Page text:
Author: E. Lockhart
Narrator: Ariadne Meyers
BECHDEL TEST: PASS-Cadence and Mirren talk about Mirren’s bikini.
Content Warnings: Memory loss, hallucinations, mentions of self-harm (fantasised), suicidal ideation, migraines, near-drowning incident, arson, dissociation, grief, racism
My friend Hannah read We Were Liars back in October and loved it so much that she couldn’t stop recommending it to me, and was desperate for me to read it so that she could talk about it with me. Hannah and I do generally (with some significant exceptions) have very similar taste in books. Sadly, I did not get along as well with the book as Hannah did, and whilst there were certain aspects I really enjoyed (the social commentary on privilege and racism, and the much lauded big twist) I found the build-up of the mystery too long and slow for such a short book and the characters fell very flat to me. Here is a short synopsis of the book (though be warned, it deliberately tells you nothing):
A beautiful and distinguished family.
A private island.
A brilliant, damaged girl; a passionate, political boy.
A group of four friends—the Liars—whose friendship turns destructive.
A revolution. An accident. A secret.
Lies upon lies.
So once again, we’ll start with my usual biggest problem, yes, we’re back with our old friend PACING. This book is very short, less than 300 pages long, and yet it felt like it took a long time before it really got my attention, I think I was well into Part 3/Part 4 before I really started caring about what was going on. It’s very much slice of life for a lot of the book, which isn’t really something I’m that interested in. The plot is really kind of thin when you boil it down: girl tries to figure out what caused her head injury and why she can’t remember what happened two years ago, and the real action doesn’t happen till the last two parts.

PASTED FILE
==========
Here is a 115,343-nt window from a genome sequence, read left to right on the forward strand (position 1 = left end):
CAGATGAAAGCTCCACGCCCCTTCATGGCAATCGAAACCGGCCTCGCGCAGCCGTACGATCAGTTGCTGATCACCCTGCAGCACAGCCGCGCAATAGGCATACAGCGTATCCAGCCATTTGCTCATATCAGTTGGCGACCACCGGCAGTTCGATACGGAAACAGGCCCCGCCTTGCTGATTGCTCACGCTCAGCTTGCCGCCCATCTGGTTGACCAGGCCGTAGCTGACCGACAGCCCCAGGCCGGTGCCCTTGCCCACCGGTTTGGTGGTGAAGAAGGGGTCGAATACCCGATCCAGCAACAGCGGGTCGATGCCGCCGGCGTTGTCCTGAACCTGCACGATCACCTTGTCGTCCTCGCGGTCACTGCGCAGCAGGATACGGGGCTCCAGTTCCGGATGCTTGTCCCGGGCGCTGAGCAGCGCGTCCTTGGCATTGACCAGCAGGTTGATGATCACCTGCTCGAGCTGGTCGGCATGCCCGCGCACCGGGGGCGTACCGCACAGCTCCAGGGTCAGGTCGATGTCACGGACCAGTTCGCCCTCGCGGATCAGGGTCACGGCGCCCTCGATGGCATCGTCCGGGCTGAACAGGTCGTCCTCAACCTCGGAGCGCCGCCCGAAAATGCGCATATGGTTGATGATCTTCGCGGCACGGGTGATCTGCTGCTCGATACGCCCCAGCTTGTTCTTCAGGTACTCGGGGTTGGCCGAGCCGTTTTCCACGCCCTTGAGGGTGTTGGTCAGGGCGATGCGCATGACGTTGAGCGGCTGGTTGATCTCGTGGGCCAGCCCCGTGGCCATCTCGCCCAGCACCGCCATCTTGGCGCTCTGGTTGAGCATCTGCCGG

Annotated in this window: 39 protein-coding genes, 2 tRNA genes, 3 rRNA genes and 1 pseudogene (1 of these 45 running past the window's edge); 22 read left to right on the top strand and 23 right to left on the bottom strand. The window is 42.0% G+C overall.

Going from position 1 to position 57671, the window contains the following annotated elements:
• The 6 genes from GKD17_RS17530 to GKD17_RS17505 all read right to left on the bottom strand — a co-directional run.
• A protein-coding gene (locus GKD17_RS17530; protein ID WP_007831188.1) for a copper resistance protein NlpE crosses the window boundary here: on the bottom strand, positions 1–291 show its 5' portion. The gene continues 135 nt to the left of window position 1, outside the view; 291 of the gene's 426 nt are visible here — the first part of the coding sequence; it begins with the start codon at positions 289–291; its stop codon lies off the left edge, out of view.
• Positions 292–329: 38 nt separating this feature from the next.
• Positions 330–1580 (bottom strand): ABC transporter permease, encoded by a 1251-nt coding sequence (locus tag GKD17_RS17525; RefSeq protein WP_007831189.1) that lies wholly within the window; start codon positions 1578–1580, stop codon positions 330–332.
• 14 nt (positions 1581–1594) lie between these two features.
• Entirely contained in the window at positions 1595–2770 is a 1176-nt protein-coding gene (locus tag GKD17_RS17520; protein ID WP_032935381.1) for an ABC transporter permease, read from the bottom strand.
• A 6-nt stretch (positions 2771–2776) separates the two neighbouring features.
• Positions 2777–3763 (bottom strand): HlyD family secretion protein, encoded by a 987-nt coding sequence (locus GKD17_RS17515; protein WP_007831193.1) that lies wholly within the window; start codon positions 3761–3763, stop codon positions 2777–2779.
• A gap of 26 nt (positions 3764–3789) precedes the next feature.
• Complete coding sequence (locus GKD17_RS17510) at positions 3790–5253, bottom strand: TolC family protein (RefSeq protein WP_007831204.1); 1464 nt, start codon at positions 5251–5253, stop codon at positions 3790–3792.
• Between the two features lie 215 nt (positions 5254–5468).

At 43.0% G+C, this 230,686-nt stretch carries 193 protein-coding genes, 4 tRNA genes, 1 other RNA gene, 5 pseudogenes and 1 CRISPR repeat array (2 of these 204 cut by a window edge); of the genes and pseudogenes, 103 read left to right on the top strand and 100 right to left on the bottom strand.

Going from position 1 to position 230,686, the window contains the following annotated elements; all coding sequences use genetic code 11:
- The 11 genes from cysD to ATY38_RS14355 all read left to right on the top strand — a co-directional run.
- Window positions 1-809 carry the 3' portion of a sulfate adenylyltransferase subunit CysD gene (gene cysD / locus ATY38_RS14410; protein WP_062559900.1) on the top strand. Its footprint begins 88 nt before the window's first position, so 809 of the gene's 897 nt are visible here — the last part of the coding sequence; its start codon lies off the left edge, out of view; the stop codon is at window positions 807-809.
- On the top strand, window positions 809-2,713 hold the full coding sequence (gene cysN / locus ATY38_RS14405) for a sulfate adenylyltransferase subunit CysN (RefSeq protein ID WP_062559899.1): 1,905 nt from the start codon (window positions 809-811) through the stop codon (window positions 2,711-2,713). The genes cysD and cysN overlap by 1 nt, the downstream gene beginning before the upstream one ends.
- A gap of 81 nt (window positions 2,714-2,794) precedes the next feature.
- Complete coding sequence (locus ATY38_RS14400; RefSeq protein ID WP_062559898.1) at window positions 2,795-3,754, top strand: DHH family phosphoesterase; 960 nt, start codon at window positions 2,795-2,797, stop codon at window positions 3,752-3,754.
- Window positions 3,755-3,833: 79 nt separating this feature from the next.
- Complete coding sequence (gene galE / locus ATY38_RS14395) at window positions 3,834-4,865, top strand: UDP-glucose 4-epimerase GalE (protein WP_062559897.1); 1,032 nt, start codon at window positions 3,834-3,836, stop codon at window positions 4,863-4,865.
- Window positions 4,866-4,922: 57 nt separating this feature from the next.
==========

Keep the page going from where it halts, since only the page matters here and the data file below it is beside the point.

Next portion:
I didn’t love the narrator of this one either, I found her voice kind of grating and she wasn’t the most enjoyable person to listen to for almost seven hours.
The characters felt a little flat, I honestly couldn’t tell you much more than surface level details about any of them. I mean it was probably partly due to the fact that we’re seeing everything from Cadence’s POV and her style of narration is very observational, we’re told a lot about the different members of her family but we never really get to see the evidence of her observations. I’m sure part of this is Cadence being an unreliable narrator, but most of it does seem like poor character development on the author’s part: after all Cadence feels as thinly developed as all the other characters.